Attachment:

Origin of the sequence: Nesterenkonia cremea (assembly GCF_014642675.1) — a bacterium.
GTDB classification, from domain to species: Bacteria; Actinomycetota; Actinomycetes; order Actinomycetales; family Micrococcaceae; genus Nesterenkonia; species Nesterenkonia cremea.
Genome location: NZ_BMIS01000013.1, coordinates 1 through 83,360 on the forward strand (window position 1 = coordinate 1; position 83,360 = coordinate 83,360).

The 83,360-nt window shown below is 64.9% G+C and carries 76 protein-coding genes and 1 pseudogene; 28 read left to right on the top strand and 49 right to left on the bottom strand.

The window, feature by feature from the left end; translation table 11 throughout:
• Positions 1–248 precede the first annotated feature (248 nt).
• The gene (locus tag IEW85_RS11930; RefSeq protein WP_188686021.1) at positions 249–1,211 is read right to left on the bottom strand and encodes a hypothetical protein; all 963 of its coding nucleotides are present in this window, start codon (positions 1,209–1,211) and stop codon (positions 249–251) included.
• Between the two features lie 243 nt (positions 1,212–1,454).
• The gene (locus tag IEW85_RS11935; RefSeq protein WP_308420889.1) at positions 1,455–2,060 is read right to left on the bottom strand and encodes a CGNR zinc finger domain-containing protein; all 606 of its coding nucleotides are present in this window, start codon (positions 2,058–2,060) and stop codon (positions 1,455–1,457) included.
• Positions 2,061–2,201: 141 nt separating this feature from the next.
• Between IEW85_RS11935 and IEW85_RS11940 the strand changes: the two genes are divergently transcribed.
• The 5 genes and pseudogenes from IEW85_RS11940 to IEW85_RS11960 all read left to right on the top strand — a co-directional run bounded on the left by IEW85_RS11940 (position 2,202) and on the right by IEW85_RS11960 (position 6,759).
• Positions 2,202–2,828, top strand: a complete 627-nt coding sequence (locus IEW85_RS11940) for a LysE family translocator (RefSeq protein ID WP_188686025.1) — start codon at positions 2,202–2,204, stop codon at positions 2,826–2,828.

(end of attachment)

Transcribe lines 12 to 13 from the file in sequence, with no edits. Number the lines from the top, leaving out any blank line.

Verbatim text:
• The 5 genes and pseudogenes from IEW85_RS11940 to IEW85_RS11960 all read left to right on the top strand — a co-directional run bounded on the left by IEW85_RS11940 (position 2,202) and on the right by IEW85_RS11960 (position 6,759).
• Positions 2,202–2,828, top strand: a complete 627-nt coding sequence (locus IEW85_RS11940) for a LysE family translocator (RefSeq protein ID WP_188686025.1) — start codon at positions 2,202–2,204, stop codon at positions 2,826–2,828.